The board granted him 30 days in which to report on the purchase of the land. Brown placed $500 in escrow and had a contract drawn to send to the owners for a purchase price of $8,500, and which the Edwards County Chamber of Commerce would deed to these organizations as soon as the necessary papers could be drawn.
On Friday, January 31, 1930, at the Council's Fourth Annual Business Meeting, the council voted to close the deed for the Camp Fawcett property. Mayor V. A. Brown, mayor of Rocksprings and chairman of the Fawcett finance committee, reported that they were only $250 short of the needed money for the camp, but that he had assurance from the Del Rio Merchants that the additional money would be raised. The purchase price of the camp was $6,000 cash plus $50 for Abstract and $150 in attorney fees. Present for this meeting, in addition to the board, was Charles N. Miller of the Boy Scouts of America, New York; J. P. Fitch, Dallas, Regional Scout Executive; and H. B. Palmer, local Scout Executive. E. K. Fawcett chaired the meeting.
The summer camp was held during the week of August 4-14, 1930. That summer camp well had curbed the 32-foot deep and concrete topped to prevent contamination and a Fuller and Johnson engine had been installed to pump water from the well. The sanitary system had been installed and housed.
The first permanent building was completed in time for camp that same summer. A mess hall forty by twenty feet was built with a sixteen by twenty-eight foot kitchen and a storeroom. The mess hall was built of reinforced concrete, railroad timbers, and covered with corrugated iron along with tables and shelving. The kitchen was screened, but the mess hall was not. (The concrete floor for the dining hall was poured in July 1931. The neighbors and the men and boys furnished the unskilled labor from Buffalo Trail Council, Sweetwater, Texas, who helped with the concrete in return for use of the camp that summer. The floor finishers and the carpenter agreed to work for $1.50 per day. The original dining hall is still in use today.)
At the August 12, 1930, Executive Board Meeting, held at Camp Fawcett during summer camp, the board approved naming the dining hall as the "V. A. Brown Hall" in honor of Brown's efforts in obtaining the camp property. The camp fee was $8.00, or $1.00 per day. The first two days of the summer camp were set aside for camp leader training and the following eight days for the Scouts.
Pictured at left E. K. Fawcett and V. A. Brown.
C. E. Daly, nearest camp neighbor, offered his services to the board without charge to serve as property custodian and grounds keeper of the campsite. He was appointed by the board with the authority to protect the buildings and trees and to prevent any misuse of the campsite that would reflect on the Scout program. Mr. Daly was commissioned as a member of the council and was urged to use the road through the campsite in going and coming from the highway, in order to watch the property. He was to receive his instructions from President Fawcett and the Scout Executive.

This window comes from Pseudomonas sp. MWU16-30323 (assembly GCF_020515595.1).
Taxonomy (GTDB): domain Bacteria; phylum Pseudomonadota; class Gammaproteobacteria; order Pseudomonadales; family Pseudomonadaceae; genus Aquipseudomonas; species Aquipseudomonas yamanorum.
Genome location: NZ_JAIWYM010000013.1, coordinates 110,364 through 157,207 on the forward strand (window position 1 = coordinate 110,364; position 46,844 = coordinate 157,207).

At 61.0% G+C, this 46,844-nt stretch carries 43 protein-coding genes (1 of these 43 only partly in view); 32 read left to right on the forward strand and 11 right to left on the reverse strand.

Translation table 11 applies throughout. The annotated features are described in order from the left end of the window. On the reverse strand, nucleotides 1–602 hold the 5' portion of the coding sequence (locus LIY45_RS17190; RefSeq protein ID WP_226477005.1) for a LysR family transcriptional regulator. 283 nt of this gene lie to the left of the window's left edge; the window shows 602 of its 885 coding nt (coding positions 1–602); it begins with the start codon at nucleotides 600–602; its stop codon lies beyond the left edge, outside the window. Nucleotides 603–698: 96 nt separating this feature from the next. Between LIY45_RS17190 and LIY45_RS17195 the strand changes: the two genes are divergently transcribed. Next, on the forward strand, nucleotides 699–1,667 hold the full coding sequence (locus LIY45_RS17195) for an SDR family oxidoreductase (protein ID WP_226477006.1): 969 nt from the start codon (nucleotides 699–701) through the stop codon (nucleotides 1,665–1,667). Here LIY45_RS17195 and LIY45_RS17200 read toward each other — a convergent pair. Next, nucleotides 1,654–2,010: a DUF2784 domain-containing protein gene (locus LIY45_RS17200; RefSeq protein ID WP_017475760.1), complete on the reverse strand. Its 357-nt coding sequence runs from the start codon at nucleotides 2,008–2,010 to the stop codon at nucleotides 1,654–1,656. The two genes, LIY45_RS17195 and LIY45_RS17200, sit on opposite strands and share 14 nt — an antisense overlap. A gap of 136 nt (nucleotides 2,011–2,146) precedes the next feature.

The camp received electricity in time for summer camp in 1946. This allowed them to have refrigeration facilities. They also got new mess hall benches, tents, showers and a new road leading into camp. They had four weeks of camp that summer starting on June 2, 1946.
Summer camp was held at Camp Fawcett every summer from 1928 through 1996. The camp was not held from 1997 to 2000 as the summer camp program was held only at Camp Sol Mayer.
The summer camp program was once again held at Camp Fawcett in 2001. There was a total of 276 Scouts in the camp with 97 from other councils. Summer camp was held again at Camp Fawcett in 2002. The reason summer camp was held at Camp Fawcett these two years was because the electrical costs were too high at Sol Mayer.
Also, after Boy Scout Camp, they held two sessions of Cub Residence Camp in 2002. The camp was again not used for summer camp after 2002.
In 2012 a group of volunteers met with the council board to present a proposal to hold back to back summer camps at Camp Sol Mayer and Camp Fawcett with different programs that would complement the council’s scouting program.
After review the council board felt that due to the economics of a loss of $40k at CSM for summer camp of 2012 they did not wish to financially expose the council to more losses.
These volunteers went back to the council board with a financial benefactor that would guarantee the council “no monetary loss” should one occur for Camp Fawcett summer camp of 2013, provided these volunteers managed all aspects of summer camp under BSA rules and guidelines. The board agreed.
In June of 2013 summer camp was held with a 138 scouts, plus adults attending. All food was cooked in camp since the V. A. Brown Mess Hall kitchen was not up to code. Jim Maxiner was Camp Director and Humberto Torres, Jr. was Program Director, both of Uvalde. This summer camp provided a net profit to the council of near $9,000.00
Camp Fawcett Donors
Duane A. Strother
J. K. & Betty Finegan
Susan M. Yeargan
Copies To Go
J. L. Love
Craig S. Neumeyer
Billy & Ann Conner
Joe Ray Jones